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Has The IRS Classified Your Business As A Hobby? 3 Things You Can Do

It seems like almost everyone has a side gig these days. Online marketplaces that allow people to sell anything and everything have made it possible for people to turn their hobbies into a viable business.

The sale of any item is subject to taxation, but the IRS treats hobby sales and business sales very differently. Most people want to be classified as a business so that they can claim deductions to reduce their tax burden. Money generated through hobby sales is not eligible for deductions.

If you think you have a business, you file your tax returns accordingly, and the IRS classifies your business as a hobby, there are some things you can do to reverse their decision.

1. Produce Financial Documentation

Anyone hoping to build a business out of their hobby should work closely with a CPA from day one. Accurate and comprehensive financial records are required for any successful business, and a CPA can help you establish a record-keeping system that will serve the needs of your growing business.

In the event that the IRS questions your business's status, you can produce the financial records your CPA has helped you keep to show that you are conducting your activities in a business-like manner.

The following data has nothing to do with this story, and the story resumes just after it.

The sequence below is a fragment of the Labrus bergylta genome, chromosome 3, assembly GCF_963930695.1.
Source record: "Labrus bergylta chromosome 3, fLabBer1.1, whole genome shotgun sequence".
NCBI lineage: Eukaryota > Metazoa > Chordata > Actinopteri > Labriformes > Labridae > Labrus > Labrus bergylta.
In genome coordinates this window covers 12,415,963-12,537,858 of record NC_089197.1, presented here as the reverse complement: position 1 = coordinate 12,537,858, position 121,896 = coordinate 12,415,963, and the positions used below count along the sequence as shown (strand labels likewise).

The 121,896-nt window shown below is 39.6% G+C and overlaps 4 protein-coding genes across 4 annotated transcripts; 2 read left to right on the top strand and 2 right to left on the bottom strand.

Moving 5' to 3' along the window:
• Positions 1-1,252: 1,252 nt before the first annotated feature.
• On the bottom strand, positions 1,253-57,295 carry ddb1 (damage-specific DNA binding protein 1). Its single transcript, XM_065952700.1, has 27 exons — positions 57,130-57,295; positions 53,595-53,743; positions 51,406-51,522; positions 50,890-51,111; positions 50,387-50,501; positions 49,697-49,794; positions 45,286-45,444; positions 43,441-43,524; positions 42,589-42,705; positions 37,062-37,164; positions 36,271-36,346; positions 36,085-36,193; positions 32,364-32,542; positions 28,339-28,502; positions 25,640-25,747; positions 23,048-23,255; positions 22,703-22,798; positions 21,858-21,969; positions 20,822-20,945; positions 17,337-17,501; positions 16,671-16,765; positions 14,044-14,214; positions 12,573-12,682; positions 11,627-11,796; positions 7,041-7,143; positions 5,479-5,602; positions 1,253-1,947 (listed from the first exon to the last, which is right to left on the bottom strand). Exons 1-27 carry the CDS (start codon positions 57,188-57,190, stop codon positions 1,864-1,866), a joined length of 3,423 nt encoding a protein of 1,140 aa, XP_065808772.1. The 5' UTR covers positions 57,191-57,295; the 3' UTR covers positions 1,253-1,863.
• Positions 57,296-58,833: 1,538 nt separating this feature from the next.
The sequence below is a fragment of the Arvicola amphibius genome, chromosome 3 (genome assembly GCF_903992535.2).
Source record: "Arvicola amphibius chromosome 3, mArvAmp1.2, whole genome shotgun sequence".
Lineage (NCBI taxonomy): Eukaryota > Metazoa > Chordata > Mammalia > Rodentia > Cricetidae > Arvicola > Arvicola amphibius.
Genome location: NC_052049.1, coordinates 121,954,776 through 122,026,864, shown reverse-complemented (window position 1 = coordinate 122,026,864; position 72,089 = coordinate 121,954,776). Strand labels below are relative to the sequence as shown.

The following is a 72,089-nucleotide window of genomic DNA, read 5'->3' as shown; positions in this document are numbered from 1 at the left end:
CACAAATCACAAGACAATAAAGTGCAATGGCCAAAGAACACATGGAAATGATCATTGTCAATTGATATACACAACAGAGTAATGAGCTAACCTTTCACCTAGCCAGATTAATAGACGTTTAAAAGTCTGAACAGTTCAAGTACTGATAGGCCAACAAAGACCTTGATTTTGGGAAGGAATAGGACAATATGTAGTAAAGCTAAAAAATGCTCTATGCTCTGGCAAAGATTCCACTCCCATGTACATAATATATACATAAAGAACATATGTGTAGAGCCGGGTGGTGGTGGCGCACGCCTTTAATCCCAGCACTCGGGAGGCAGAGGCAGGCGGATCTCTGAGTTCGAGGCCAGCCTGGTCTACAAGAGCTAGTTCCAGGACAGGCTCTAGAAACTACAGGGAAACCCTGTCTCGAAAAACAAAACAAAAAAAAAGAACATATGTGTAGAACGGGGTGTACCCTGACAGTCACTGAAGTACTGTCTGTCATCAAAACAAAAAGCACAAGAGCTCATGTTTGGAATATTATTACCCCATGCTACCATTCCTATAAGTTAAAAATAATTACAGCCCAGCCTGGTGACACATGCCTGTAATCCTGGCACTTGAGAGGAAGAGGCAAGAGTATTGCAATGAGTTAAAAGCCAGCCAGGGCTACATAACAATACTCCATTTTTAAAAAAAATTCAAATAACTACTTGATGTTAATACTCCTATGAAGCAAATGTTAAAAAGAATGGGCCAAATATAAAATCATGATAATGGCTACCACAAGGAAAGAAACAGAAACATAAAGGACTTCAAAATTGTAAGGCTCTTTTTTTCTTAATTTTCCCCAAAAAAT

2. Provide a Written Business Plan

If you want the IRS to continue classifying your sales as business profit, then you will need to treat your hobby like a business. This means having a written business plan in place. It is not unusual for a business to experience losses during the initial startup phase. The difference between a hobby entity and a business entity is the intent to rectify these losses.

You should be able to provide a written business plan outlining any adjustments you will make to become profitable for the IRS to review. This business plan will give you a greater chance of successfully reversing the decision made by the IRS to classify your business as a hobby.

3. Take Steps to Legitimize Your Business

Another great way to show the IRS that you have a business and not a hobby is to take steps to legitimize your business activities. Some of these steps can include building a website or setting up a separate bank account for all business revenue.

Your CPA can help you determine whether you should register your business as an LLC or corporation and take the steps required to complete the registration process. Legitimizing your business shows the IRS that it's more than a mere hobby.

Contact a firm like John M Vlasac & Company for more information.